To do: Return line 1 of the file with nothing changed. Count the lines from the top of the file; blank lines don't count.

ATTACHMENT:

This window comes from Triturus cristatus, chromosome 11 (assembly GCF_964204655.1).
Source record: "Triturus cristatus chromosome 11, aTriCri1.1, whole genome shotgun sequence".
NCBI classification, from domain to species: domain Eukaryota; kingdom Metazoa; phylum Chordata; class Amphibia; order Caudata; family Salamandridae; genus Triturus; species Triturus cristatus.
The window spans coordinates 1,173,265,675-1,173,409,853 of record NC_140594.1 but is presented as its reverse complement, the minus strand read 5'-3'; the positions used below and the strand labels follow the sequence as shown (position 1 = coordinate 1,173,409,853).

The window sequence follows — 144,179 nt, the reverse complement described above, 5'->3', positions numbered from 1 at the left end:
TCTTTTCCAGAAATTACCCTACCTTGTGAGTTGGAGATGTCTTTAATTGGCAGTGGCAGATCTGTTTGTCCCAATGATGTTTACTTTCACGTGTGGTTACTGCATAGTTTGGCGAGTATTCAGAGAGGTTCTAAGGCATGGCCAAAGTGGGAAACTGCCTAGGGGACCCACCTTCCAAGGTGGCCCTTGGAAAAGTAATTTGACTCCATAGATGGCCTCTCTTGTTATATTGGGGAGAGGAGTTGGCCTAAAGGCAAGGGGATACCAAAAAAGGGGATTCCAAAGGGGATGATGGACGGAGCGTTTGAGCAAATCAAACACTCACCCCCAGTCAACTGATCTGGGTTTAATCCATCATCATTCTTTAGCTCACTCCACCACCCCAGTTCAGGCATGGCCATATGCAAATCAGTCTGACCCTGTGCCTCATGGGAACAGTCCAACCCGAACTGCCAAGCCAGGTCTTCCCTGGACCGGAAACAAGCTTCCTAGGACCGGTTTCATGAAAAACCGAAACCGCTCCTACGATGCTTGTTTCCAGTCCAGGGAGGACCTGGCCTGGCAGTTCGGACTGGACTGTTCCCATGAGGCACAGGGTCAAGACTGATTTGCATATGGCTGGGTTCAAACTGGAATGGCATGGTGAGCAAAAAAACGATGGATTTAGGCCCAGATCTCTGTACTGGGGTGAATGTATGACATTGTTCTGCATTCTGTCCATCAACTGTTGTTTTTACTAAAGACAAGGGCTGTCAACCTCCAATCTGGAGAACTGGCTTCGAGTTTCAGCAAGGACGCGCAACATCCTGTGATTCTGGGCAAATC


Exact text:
This window comes from Triturus cristatus, chromosome 11 (assembly GCF_964204655.1).